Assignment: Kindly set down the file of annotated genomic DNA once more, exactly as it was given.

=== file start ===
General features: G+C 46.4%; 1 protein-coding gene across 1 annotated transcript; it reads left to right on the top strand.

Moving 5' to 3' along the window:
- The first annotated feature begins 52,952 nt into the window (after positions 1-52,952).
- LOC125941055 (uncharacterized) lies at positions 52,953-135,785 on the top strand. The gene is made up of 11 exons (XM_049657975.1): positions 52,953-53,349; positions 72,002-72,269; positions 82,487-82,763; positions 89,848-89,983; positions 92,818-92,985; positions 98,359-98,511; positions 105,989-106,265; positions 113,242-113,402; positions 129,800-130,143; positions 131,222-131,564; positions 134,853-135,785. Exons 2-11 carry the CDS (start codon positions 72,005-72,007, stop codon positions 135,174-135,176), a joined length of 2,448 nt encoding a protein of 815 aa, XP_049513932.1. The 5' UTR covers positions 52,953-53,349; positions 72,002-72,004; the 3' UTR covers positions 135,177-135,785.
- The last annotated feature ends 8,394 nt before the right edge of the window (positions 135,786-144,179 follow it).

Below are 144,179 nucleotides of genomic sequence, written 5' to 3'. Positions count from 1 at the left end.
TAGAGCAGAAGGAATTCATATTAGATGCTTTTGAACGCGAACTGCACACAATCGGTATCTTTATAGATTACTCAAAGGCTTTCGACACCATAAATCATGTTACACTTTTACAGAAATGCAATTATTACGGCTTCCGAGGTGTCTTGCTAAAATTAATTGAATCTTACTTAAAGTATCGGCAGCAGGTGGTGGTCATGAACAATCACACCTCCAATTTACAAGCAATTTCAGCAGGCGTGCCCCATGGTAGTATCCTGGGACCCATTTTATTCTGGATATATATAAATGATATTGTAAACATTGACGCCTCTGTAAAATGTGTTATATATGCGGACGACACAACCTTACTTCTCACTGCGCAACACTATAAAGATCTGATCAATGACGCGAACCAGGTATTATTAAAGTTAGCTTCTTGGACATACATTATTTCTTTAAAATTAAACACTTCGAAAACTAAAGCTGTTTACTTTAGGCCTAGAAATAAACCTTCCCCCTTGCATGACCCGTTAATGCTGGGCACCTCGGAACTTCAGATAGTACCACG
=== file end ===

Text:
General features: G+C 46.4%; 1 protein-coding gene across 1 annotated transcript; it reads left to right on the top strand.

Moving 5' to 3' along the window:
- The first annotated feature begins 52,952 nt into the window (after positions 1-52,952).
- LOC125941055 (uncharacterized) lies at positions 52,953-135,785 on the top strand. The gene is made up of 11 exons (XM_049657975.1): positions 52,953-53,349; positions 72,002-72,269; positions 82,487-82,763; positions 89,848-89,983; positions 92,818-92,985; positions 98,359-98,511; positions 105,989-106,265; positions 113,242-113,402; positions 129,800-130,143; positions 131,222-131,564; positions 134,853-135,785. Exons 2-11 carry the CDS (start codon positions 72,005-72,007, stop codon positions 135,174-135,176), a joined length of 2,448 nt encoding a protein of 815 aa, XP_049513932.1. The 5' UTR covers positions 52,953-53,349; positions 72,002-72,004; the 3' UTR covers positions 135,177-135,785.
- The last annotated feature ends 8,394 nt before the right edge of the window (positions 135,786-144,179 follow it).

Below are 144,179 nucleotides of genomic sequence, written 5' to 3'. Positions count from 1 at the left end.
TAGAGCAGAAGGAATTCATATTAGATGCTTTTGAACGCGAACTGCACACAATCGGTATCTTTATAGATTACTCAAAGGCTTTCGACACCATAAATCATGTTACACTTTTACAGAAATGCAATTATTACGGCTTCCGAGGTGTCTTGCTAAAATTAATTGAATCTTACTTAAAGTATCGGCAGCAGGTGGTGGTCATGAACAATCACACCTCCAATTTACAAGCAATTTCAGCAGGCGTGCCCCATGGTAGTATCCTGGGACCCATTTTATTCTGGATATATATAAATGATATTGTAAACATTGACGCCTCTGTAAAATGTGTTATATATGCGGACGACACAACCTTACTTCTCACTGCGCAACACTATAAAGATCTGATCAATGACGCGAACCAGGTATTATTAAAGTTAGCTTCTTGGACATACATTATTTCTTTAAAATTAAACACTTCGAAAACTAAAGCTGTTTACTTTAGGCCTAGAAATAAACCTTCCCCCTTGCATGACCCGTTAATGCTGGGCACCTCGGAACTTCAGATAGTACCACG